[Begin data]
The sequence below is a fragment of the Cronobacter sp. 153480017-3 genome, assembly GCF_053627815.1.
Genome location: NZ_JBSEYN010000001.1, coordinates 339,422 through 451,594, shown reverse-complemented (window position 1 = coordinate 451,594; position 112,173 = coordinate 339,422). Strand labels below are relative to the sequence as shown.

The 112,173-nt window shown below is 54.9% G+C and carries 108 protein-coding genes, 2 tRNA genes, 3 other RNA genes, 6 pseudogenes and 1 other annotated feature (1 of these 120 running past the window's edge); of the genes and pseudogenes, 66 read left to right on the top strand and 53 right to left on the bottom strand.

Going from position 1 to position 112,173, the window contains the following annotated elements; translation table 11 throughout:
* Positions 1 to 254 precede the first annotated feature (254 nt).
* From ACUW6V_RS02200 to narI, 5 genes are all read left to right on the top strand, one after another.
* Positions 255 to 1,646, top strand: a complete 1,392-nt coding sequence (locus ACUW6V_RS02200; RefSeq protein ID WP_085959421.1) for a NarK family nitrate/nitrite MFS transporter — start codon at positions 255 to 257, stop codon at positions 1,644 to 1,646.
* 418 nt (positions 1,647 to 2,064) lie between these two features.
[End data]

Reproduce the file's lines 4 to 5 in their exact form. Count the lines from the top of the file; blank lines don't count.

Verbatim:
Going from position 1 to position 112,173, the window contains the following annotated elements; translation table 11 throughout:
* Positions 1 to 254 precede the first annotated feature (254 nt).